Seventh-graders across Maine receive laptops this fall

Maine Gov. Angus King’s initiative to put a laptop computer in the hands of every middle school student got under way this fall, despite budget woes that once threatened to derail the program before it started.

King heralded the arrival of the 17,000 laptops at 239 schools Sept. 5 while urging students to take care of the new computers and not to misuse them.

At Shapleigh Middle School in Kittery, he warned students that they would be under scrutiny as the project unfolds. Maine is the first in the nation to equip students statewide with laptop computers.

“The whole world is watching you. They’re watching. They’re watching Maine. They’re watching Shapleigh Middle School,” King, who sported a tie with a computer motif, said at a school assembly.

The distribution of laptops to seventh-graders throughout the state marks the first phase of the project. Next fall, all seventh- and eighth-graders in Maine public schools will have laptops.

The ambitious program was conceived in December 1999, when the state was enjoying a budget surplus.

The state now faces a revenue shortfall pegged at about $240 million, and the program has faced criticism from lawmakers and citizens alike who would prefer that the money be put to other uses.

The governor referred to skeptics while talking to students: “There are a lot of people who think this is not a hot idea. They think I’m nuts,” he said.

He urged the youngsters to prove the naysayers wrong by being careful with the Apple iBook computers and staying out of trouble, which could be just a “couple of clicks” away on the internet.

The students in Janet Reynolds’ classroom received their computers the day before King’s visit. On Sept. 5, Reynolds gave them instructions on keeping a computer journal. Some students were already at ease, while others pecked away one finger at a time and had more questions.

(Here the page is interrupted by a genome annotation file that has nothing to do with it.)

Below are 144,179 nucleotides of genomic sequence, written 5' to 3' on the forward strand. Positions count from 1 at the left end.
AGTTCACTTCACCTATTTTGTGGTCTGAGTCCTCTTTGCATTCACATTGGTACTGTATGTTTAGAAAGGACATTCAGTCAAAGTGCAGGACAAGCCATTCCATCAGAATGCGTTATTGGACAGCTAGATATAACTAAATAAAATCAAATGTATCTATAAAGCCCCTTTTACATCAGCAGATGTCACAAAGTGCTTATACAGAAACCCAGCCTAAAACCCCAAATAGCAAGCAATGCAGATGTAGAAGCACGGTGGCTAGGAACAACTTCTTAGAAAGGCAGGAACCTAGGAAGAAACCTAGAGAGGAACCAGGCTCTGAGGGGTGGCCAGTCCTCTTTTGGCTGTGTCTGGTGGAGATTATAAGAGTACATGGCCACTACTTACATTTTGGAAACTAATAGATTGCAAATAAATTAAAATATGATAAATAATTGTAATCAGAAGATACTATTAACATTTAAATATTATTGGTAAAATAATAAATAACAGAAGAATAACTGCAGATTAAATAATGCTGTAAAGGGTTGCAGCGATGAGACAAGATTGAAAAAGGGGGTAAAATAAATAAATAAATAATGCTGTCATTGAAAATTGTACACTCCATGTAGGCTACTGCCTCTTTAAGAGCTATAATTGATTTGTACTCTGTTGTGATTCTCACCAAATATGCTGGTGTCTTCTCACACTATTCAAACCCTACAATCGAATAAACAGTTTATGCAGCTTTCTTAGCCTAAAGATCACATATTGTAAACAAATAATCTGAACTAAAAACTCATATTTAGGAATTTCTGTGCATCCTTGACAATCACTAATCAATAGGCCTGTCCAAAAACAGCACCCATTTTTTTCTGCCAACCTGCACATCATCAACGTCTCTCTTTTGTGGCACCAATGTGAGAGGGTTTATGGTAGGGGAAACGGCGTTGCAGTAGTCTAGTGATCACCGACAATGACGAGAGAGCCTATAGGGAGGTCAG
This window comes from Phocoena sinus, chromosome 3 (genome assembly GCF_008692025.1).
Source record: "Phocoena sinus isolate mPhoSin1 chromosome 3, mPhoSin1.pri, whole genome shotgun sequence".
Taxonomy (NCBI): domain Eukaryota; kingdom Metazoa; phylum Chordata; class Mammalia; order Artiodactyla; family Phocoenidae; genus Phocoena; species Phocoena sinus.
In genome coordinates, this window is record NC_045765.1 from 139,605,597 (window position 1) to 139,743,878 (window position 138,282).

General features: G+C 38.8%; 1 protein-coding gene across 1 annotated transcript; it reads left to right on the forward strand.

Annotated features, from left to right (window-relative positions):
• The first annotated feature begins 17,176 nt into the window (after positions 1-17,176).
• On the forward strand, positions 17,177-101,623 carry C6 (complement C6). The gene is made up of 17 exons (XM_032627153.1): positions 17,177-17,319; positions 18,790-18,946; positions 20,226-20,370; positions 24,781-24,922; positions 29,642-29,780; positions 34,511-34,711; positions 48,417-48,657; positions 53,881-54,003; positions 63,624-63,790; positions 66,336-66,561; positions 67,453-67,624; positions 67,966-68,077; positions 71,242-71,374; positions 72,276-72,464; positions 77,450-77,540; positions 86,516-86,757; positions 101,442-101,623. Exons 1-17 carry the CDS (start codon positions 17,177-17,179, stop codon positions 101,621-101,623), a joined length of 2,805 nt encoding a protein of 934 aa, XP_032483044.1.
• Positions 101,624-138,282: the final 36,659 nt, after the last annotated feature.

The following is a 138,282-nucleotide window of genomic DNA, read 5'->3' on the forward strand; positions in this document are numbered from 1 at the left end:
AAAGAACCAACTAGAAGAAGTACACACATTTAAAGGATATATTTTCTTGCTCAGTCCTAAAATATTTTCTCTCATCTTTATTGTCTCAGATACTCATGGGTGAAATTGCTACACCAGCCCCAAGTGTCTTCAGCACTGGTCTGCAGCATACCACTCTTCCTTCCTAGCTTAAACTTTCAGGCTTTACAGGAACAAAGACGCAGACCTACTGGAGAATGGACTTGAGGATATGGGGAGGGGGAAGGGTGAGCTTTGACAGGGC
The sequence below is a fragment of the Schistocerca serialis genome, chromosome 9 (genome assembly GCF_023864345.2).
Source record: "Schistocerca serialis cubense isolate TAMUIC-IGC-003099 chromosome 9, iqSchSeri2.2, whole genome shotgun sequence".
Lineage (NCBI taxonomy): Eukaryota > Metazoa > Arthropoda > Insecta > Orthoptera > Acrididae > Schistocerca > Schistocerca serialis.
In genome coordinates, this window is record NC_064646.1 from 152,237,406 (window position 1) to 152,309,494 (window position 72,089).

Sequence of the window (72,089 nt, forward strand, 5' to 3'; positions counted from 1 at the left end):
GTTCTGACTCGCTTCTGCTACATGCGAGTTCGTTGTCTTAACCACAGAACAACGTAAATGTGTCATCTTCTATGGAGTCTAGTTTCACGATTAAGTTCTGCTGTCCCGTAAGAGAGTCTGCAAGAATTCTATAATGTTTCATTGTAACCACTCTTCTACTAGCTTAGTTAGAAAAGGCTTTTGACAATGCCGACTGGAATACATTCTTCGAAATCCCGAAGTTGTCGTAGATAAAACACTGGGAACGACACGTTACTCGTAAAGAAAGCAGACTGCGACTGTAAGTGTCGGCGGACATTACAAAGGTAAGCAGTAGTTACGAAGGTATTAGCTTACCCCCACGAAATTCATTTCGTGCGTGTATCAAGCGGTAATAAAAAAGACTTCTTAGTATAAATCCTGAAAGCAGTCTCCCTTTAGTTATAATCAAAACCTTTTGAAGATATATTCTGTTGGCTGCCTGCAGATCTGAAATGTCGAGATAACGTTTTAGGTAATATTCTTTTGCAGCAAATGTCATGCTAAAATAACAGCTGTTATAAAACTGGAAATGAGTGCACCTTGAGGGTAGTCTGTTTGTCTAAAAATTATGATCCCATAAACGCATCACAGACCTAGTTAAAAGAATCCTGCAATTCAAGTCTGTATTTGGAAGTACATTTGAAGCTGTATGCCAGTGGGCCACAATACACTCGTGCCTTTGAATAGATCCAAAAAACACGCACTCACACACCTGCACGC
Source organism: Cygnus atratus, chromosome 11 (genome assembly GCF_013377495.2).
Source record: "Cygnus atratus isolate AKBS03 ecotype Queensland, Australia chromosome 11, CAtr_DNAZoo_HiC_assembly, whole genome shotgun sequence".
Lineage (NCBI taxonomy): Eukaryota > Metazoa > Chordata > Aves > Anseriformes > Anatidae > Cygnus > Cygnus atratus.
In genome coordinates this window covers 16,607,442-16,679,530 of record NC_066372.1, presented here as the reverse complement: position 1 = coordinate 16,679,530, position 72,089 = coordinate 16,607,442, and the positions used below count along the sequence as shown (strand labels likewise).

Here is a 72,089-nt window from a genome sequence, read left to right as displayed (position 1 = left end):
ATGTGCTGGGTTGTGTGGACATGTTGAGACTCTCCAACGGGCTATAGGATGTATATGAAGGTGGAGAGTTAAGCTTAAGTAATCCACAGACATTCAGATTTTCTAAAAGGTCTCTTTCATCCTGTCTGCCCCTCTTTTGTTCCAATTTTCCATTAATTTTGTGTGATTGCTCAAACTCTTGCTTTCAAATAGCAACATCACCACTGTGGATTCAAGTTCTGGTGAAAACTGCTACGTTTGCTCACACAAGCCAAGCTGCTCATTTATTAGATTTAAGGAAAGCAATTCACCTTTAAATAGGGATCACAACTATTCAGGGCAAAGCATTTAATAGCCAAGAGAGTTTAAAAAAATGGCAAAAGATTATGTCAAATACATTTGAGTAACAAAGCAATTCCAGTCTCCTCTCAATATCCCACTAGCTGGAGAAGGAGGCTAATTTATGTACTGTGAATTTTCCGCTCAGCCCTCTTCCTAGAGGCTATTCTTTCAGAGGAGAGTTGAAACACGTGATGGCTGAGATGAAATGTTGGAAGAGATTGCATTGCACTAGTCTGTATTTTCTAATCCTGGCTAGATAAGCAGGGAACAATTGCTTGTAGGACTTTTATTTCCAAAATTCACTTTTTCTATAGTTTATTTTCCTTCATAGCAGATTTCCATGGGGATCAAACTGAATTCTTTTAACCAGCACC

King, who will leave office in January because of term limits, said he hoped the program eventually would be extended to other grade levels. He said he believes the program will prove its worth, but it’s not a sure thing.

“This is a risk for me, you know. If this doesn’t work, it’s going to be known in 25 years as King’s Folly,” he said.

The state plans eventually to supply 36,000 laptops to students and teachers under a $37.2 million contract with Apple Computer. Apple is providing the computers, the wireless networking, training, and warranties.

But prospects for continued funding are uncertain.

King initially hoped to establish a $50 million endowment to keep the program running indefinitely. But that fund has been shrinking as the state’s budget shortfall grows.

The latest proposed cut would leave no more than $16 million, enough to pay for up to three years of the four-year contract, according to Yellow Light Breen, a spokesman for the state Education Department.

To secure funding beyond that point, the program will have to rely on year-to year appropriations, said Tony Sprague, a spokesman for the governor’s office.

“What the program needs to do now is prove its merits,” said Sprague. “We feel confident it will do that.”

Maine hopes to avoid the pitfalls seen in Virginia’s Henrico County, where a few students downloaded pornography and tried to hack school networks to change grades when laptops debuted there last year.

Henrico is paying $18.5 million over four years to lease laptops from Apple. Computers were issued to 11,000 high school students there last year. About 23,000 iBooks are being deployed in Henrico this academic year, and officials say they have added security features to the machines to cut down on inappropriate uses.

In Maine, King said the laptop money could have gone to other purposes, such as school construction projects, but he believed that the technology initiative would have the most impact on education.

The aim of the program, he said, was to give Maine students “the keys to the 21st century.”


Maine Learning Technology Initiative

Apple Computer Inc.

Henrico County Public Schools

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